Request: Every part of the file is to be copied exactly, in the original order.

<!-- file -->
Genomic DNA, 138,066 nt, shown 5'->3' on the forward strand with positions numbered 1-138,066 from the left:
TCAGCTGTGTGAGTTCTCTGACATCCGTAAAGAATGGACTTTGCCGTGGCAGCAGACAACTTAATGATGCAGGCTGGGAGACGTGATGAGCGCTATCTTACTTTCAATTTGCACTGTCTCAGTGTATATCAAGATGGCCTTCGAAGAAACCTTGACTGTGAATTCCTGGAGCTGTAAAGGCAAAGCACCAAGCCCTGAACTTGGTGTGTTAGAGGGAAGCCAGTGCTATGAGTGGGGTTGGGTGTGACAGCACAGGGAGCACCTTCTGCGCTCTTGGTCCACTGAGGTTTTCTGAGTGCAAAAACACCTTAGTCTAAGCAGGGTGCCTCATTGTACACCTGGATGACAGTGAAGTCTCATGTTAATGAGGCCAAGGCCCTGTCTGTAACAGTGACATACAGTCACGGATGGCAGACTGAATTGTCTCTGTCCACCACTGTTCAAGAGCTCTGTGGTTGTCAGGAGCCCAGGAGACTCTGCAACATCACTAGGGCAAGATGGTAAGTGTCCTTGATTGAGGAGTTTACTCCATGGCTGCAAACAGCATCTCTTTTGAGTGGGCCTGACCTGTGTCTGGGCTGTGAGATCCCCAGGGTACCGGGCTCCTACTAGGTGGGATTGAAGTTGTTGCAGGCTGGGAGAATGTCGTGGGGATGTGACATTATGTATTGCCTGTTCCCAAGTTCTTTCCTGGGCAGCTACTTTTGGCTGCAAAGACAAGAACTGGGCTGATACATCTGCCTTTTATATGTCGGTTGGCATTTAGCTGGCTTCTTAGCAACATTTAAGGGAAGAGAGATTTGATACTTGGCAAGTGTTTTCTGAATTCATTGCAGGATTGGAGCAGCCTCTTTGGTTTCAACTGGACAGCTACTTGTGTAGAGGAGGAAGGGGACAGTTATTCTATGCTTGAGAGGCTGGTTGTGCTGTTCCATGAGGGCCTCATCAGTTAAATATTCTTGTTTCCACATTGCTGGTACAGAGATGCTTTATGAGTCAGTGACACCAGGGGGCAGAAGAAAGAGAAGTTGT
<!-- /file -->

Genomic DNA, 138,066 nt, shown 5'->3' on the forward strand with positions numbered 1-138,066 from the left:
TCAGCTGTGTGAGTTCTCTGACATCCGTAAAGAATGGACTTTGCCGTGGCAGCAGACAACTTAATGATGCAGGCTGGGAGACGTGATGAGCGCTATCTTACTTTCAATTTGCACTGTCTCAGTGTATATCAAGATGGCCTTCGAAGAAACCTTGACTGTGAATTCCTGGAGCTGTAAAGGCAAAGCACCAAGCCCTGAACTTGGTGTGTTAGAGGGAAGCCAGTGCTATGAGTGGGGTTGGGTGTGACAGCACAGGGAGCACCTTCTGCGCTCTTGGTCCACTGAGGTTTTCTGAGTGCAAAAACACCTTAGTCTAAGCAGGGTGCCTCATTGTACACCTGGATGACAGTGAAGTCTCATGTTAATGAGGCCAAGGCCCTGTCTGTAACAGTGACATACAGTCACGGATGGCAGACTGAATTGTCTCTGTCCACCACTGTTCAAGAGCTCTGTGGTTGTCAGGAGCCCAGGAGACTCTGCAACATCACTAGGGCAAGATGGTAAGTGTCCTTGATTGAGGAGTTTACTCCATGGCTGCAAACAGCATCTCTTTTGAGTGGGCCTGACCTGTGTCTGGGCTGTGAGATCCCCAGGGTACCGGGCTCCTACTAGGTGGGATTGAAGTTGTTGCAGGCTGGGAGAATGTCGTGGGGATGTGACATTATGTATTGCCTGTTCCCAAGTTCTTTCCTGGGCAGCTACTTTTGGCTGCAAAGACAAGAACTGGGCTGATACATCTGCCTTTTATATGTCGGTTGGCATTTAGCTGGCTTCTTAGCAACATTTAAGGGAAGAGAGATTTGATACTTGGCAAGTGTTTTCTGAATTCATTGCAGGATTGGAGCAGCCTCTTTGGTTTCAACTGGACAGCTACTTGTGTAGAGGAGGAAGGGGACAGTTATTCTATGCTTGAGAGGCTGGTTGTGCTGTTCCATGAGGGCCTCATCAGTTAAATATTCTTGTTTCCACATTGCTGGTACAGAGATGCTTTATGAGTCAGTGACACCAGGGGGCAGAAGAAAGAGAAGTTGT